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Oroonoko; or, The Royal Slave by Aphra Behn
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Oroonoko; or, The Royal Slave (1688)

by Aphra Behn

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English (22)  French (1)  All languages (23)
Showing 1-5 of 22 (next | show all)
I did not read this edition--I read only Oroonoko and the sections of the intro dealing with Behn's life and this story, in this edition [b:The Novels of Mrs. Aphra Behn|4670078|The Novels of Mrs. Aphra Behn|Aphra Behn|https://s.gr-assets.com/assets/nophoto/book/50x75-a91bf249278a81aabab721ef782c4a74.png|4720504].

I am struggling with this story, and am also a bit confused. If this is "the first emancipation novel" as claimed by the introduction in my edition, why does the introduction also claim it really is based in truth, and that Behn spent several years (up to age 18) in Suriname? I find it very hard to believe that it is based in truth, because what slaveholder would permit a slave to not work (king or otherwise?). Yet other parts--the punishments and the entrapment--certainly seem as though they could be based in truth.

But maybe that small detail does not matter. Was this really "the first emancipation novel"? I have not read widely enough from this time period to have a definite answer. But is it even an emancipation novel? Or is it a romantic story about how African royalty look different and are smarter than "regular" Africans? Is it a don't-enslave-the-royalty novel? Or is it a blame-the-Africans-for-slavery novel, since they sold their enemies and captives? Or is this simply as close as one could get to an emancipation novel at the time--and expect it to be read?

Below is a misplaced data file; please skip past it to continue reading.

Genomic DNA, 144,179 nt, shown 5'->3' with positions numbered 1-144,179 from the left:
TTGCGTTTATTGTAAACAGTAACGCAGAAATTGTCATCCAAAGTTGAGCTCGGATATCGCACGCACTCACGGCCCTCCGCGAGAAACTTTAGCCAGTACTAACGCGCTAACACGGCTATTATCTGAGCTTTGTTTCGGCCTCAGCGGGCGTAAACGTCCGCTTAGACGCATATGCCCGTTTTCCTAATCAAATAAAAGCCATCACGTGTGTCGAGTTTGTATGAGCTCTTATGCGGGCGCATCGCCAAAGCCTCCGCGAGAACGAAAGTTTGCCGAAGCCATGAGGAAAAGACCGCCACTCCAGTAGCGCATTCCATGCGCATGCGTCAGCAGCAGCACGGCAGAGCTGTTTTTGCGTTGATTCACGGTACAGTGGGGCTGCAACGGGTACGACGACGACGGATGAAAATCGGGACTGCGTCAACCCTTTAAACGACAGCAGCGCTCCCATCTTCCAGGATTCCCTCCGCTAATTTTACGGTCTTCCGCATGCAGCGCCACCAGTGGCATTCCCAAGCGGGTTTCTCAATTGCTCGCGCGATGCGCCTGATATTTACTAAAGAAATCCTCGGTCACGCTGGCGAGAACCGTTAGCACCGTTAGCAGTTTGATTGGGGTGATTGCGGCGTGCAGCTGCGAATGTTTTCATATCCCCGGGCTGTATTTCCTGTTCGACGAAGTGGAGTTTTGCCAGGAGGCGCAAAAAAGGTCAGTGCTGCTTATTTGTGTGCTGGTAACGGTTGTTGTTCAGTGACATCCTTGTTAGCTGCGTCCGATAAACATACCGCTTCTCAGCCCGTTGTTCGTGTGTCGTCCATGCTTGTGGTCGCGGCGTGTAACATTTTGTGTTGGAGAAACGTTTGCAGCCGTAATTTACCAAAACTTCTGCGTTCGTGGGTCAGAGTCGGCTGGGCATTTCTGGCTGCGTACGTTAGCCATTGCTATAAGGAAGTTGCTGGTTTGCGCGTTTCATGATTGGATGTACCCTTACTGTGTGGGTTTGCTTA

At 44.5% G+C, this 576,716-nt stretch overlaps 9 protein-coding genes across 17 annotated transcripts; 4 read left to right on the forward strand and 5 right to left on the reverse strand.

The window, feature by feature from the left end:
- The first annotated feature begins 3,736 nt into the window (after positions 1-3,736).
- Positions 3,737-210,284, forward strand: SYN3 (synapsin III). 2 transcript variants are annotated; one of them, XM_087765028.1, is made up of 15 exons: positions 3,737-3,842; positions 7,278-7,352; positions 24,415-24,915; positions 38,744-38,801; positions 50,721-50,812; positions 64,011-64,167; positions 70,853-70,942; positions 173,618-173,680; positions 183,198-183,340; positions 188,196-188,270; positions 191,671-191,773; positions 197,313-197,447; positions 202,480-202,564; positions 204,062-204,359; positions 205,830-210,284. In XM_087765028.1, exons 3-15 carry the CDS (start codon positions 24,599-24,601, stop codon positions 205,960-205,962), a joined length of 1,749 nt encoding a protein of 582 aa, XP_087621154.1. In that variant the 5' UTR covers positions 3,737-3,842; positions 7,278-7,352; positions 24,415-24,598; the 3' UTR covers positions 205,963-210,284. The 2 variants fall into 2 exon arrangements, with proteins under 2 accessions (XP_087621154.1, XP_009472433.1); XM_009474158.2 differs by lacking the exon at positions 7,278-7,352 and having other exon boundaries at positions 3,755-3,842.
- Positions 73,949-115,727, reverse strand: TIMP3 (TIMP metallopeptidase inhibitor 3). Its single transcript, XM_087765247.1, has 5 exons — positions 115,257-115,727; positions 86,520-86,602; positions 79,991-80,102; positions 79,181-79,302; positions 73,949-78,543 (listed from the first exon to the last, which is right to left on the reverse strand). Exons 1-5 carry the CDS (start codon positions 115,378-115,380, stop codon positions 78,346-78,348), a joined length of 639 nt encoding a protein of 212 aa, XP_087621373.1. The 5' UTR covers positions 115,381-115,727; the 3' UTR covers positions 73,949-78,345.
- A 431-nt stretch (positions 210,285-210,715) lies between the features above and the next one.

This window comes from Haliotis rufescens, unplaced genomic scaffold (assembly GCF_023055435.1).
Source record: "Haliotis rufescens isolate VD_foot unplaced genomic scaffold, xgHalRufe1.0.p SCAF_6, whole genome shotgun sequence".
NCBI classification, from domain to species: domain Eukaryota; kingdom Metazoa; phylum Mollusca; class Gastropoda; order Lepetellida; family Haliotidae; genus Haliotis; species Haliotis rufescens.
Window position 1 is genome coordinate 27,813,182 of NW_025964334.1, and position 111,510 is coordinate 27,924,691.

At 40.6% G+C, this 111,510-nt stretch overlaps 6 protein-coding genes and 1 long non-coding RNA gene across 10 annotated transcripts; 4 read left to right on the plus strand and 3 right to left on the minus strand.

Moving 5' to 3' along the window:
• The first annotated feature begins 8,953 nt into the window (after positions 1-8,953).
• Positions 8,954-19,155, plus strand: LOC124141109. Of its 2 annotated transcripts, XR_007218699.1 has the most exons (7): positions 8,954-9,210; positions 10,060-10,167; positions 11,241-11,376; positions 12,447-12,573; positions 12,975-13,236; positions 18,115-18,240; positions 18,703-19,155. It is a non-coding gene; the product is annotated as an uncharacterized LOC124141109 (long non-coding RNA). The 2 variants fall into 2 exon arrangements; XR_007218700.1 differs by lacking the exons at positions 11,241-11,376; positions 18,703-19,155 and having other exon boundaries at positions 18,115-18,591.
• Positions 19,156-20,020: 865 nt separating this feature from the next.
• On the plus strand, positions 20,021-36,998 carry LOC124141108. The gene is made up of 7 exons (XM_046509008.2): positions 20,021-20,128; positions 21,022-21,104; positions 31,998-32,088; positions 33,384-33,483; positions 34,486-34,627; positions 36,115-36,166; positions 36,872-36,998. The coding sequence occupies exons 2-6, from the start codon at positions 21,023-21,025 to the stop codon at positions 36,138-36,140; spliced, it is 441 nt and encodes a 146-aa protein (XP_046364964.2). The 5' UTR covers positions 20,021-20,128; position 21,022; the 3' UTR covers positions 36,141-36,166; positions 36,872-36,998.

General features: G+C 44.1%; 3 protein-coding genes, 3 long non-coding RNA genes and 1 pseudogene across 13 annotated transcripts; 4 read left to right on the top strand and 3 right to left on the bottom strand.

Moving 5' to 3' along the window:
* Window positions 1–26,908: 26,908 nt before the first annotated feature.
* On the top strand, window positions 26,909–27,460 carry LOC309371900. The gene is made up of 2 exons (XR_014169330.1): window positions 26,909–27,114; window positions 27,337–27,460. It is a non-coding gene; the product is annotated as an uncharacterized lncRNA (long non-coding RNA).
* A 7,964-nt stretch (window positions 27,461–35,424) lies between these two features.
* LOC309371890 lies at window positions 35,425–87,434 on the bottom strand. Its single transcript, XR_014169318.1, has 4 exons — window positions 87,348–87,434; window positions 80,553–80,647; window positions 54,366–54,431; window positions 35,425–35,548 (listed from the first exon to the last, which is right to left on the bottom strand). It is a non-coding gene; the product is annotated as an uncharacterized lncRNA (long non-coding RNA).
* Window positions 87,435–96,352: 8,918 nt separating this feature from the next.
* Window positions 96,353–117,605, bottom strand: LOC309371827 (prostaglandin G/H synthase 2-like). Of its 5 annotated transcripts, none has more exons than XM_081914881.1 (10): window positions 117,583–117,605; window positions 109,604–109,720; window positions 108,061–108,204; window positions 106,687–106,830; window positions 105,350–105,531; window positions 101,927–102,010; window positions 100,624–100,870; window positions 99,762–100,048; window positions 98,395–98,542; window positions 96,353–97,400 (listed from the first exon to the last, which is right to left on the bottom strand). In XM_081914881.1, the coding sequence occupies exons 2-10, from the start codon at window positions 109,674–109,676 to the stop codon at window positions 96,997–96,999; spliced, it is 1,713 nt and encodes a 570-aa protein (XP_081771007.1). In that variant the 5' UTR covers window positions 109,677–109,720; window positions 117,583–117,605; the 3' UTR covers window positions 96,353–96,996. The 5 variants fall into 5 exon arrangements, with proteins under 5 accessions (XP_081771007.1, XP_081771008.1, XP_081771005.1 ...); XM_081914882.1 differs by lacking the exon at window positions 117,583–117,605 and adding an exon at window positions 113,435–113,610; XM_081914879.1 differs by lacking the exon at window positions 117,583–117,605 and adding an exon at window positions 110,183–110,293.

Maybe I need to do more reading on the time/place to answer any of these questions for myself. I know next to nothing about the history of Suriname. I have read none of her other short novels, and do not know her style (but some skimming implies a lot of romanticism, I really don't want to read the rest of these stories). The intro to my edition is over 100 years old, and perhaps more of her history has been uncovered in the last 100 years. ( )
  Dreesie | Apr 12, 2016 |
Written in 1688, this book relates the story of an African Prince who is sold into slavery in Surinam. The book is fairly short but packed with power. It should be read by all...good book, really sad story but one that everyone should read. ( )